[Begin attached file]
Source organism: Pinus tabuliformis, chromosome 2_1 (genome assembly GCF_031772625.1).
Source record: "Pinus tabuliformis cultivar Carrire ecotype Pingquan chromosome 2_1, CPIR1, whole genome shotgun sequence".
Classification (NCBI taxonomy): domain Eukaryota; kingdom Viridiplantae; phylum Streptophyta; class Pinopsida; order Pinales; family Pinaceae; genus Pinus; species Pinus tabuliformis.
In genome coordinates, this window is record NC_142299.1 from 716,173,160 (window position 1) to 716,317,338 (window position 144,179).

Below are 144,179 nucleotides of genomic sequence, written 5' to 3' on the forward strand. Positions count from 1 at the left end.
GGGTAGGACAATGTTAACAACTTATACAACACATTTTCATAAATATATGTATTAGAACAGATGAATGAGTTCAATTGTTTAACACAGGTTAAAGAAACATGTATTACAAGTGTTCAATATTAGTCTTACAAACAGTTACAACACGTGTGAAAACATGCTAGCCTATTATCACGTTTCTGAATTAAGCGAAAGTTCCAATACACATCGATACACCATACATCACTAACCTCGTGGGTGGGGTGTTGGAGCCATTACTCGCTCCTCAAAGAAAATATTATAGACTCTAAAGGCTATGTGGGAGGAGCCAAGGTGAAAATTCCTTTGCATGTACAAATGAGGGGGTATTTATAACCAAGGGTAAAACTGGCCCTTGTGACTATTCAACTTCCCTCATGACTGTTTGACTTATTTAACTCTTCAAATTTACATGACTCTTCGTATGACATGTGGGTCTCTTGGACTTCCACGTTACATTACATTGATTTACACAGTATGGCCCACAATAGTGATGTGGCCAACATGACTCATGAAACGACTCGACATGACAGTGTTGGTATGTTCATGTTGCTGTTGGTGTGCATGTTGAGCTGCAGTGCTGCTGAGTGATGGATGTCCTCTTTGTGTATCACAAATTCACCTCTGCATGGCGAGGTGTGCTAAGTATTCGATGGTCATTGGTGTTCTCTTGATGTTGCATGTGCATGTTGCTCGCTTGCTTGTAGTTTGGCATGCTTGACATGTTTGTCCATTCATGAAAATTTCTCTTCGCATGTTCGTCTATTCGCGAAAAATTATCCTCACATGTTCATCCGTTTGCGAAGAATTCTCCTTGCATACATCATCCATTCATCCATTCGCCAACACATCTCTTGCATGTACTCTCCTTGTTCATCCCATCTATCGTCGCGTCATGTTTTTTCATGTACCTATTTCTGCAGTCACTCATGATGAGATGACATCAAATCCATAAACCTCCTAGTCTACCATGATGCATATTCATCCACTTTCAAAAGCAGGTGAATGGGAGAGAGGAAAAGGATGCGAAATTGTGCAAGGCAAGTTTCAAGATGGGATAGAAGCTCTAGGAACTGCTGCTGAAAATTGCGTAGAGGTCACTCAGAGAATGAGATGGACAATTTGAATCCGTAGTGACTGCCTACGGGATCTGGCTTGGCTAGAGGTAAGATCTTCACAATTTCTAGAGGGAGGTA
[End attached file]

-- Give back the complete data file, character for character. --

Source organism: Pinus tabuliformis, chromosome 2_1 (genome assembly GCF_031772625.1).
Source record: "Pinus tabuliformis cultivar Carrire ecotype Pingquan chromosome 2_1, CPIR1, whole genome shotgun sequence".
Classification (NCBI taxonomy): domain Eukaryota; kingdom Viridiplantae; phylum Streptophyta; class Pinopsida; order Pinales; family Pinaceae; genus Pinus; species Pinus tabuliformis.
In genome coordinates, this window is record NC_142299.1 from 716,173,160 (window position 1) to 716,317,338 (window position 144,179).

Below are 144,179 nucleotides of genomic sequence, written 5' to 3' on the forward strand. Positions count from 1 at the left end.
GGGTAGGACAATGTTAACAACTTATACAACACATTTTCATAAATATATGTATTAGAACAGATGAATGAGTTCAATTGTTTAACACAGGTTAAAGAAACATGTATTACAAGTGTTCAATATTAGTCTTACAAACAGTTACAACACGTGTGAAAACATGCTAGCCTATTATCACGTTTCTGAATTAAGCGAAAGTTCCAATACACATCGATACACCATACATCACTAACCTCGTGGGTGGGGTGTTGGAGCCATTACTCGCTCCTCAAAGAAAATATTATAGACTCTAAAGGCTATGTGGGAGGAGCCAAGGTGAAAATTCCTTTGCATGTACAAATGAGGGGGTATTTATAACCAAGGGTAAAACTGGCCCTTGTGACTATTCAACTTCCCTCATGACTGTTTGACTTATTTAACTCTTCAAATTTACATGACTCTTCGTATGACATGTGGGTCTCTTGGACTTCCACGTTACATTACATTGATTTACACAGTATGGCCCACAATAGTGATGTGGCCAACATGACTCATGAAACGACTCGACATGACAGTGTTGGTATGTTCATGTTGCTGTTGGTGTGCATGTTGAGCTGCAGTGCTGCTGAGTGATGGATGTCCTCTTTGTGTATCACAAATTCACCTCTGCATGGCGAGGTGTGCTAAGTATTCGATGGTCATTGGTGTTCTCTTGATGTTGCATGTGCATGTTGCTCGCTTGCTTGTAGTTTGGCATGCTTGACATGTTTGTCCATTCATGAAAATTTCTCTTCGCATGTTCGTCTATTCGCGAAAAATTATCCTCACATGTTCATCCGTTTGCGAAGAATTCTCCTTGCATACATCATCCATTCATCCATTCGCCAACACATCTCTTGCATGTACTCTCCTTGTTCATCCCATCTATCGTCGCGTCATGTTTTTTCATGTACCTATTTCTGCAGTCACTCATGATGAGATGACATCAAATCCATAAACCTCCTAGTCTACCATGATGCATATTCATCCACTTTCAAAAGCAGGTGAATGGGAGAGAGGAAAAGGATGCGAAATTGTGCAAGGCAAGTTTCAAGATGGGATAGAAGCTCTAGGAACTGCTGCTGAAAATTGCGTAGAGGTCACTCAGAGAATGAGATGGACAATTTGAATCCGTAGTGACTGCCTACGGGATCTGGCTTGGCTAGAGGTAAGATCTTCACAATTTCTAGAGGGAGGTA